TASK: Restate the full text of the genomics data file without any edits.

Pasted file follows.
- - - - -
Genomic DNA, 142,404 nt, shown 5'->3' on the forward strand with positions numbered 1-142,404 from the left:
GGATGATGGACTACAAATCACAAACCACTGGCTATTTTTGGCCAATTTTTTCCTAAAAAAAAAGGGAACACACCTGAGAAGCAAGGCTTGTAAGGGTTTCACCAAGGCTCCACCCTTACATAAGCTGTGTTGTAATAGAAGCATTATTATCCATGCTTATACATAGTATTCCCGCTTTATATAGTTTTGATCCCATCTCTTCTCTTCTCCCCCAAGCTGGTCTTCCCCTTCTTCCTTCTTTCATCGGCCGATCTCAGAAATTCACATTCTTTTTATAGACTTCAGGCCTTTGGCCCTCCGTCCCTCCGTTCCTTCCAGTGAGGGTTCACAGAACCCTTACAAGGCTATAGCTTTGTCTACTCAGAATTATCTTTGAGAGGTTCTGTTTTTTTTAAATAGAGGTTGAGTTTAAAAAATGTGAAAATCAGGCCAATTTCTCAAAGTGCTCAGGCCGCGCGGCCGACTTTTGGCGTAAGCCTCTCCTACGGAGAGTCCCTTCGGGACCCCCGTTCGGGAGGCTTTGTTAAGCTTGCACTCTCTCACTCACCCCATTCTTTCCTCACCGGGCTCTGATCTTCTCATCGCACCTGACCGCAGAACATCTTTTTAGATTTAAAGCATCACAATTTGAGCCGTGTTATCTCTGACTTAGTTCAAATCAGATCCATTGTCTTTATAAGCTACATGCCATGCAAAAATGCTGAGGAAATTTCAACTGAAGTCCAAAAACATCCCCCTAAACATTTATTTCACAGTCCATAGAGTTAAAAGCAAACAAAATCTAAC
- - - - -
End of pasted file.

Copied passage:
Genomic DNA, 142,404 nt, shown 5'->3' on the forward strand with positions numbered 1-142,404 from the left:
GGATGATGGACTACAAATCACAAACCACTGGCTATTTTTGGCCAATTTTTTCCTAAAAAAAAAGGGAACACACCTGAGAAGCAAGGCTTGTAAGGGTTTCACCAAGGCTCCACCCTTACATAAGCTGTGTTGTAATAGAAGCATTATTATCCATGCTTATACATAGTATTCCCGCTTTATATAGTTTTGATCCCATCTCTTCTCTTCTCCCCCAAGCTGGTCTTCCCCTTCTTCCTTCTTTCATCGGCCGATCTCAGAAATTCACATTCTTTTTATAGACTTCAGGCCTTTGGCCCTCCGTCCCTCCGTTCCTTCCAGTGAGGGTTCACAGAACCCTTACAAGGCTATAGCTTTGTCTACTCAGAATTATCTTTGAGAGGTTCTGTTTTTTTTAAATAGAGGTTGAGTTTAAAAAATGTGAAAATCAGGCCAATTTCTCAAAGTGCTCAGGCCGCGCGGCCGACTTTTGGCGTAAGCCTCTCCTACGGAGAGTCCCTTCGGGACCCCCGTTCGGGAGGCTTTGTTAAGCTTGCACTCTCTCACTCACCCCATTCTTTCCTCACCGGGCTCTGATCTTCTCATCGCACCTGACCGCAGAACATCTTTTTAGATTTAAAGCATCACAATTTGAGCCGTGTTATCTCTGACTTAGTTCAAATCAGATCCATTGTCTTTATAAGCTACATGCCATGCAAAAATGCTGAGGAAATTTCAACTGAAGTCCAAAAACATCCCCCTAAACATTTATTTCACAGTCCATAGAGTTAAAAGCAAACAAAATCTAAC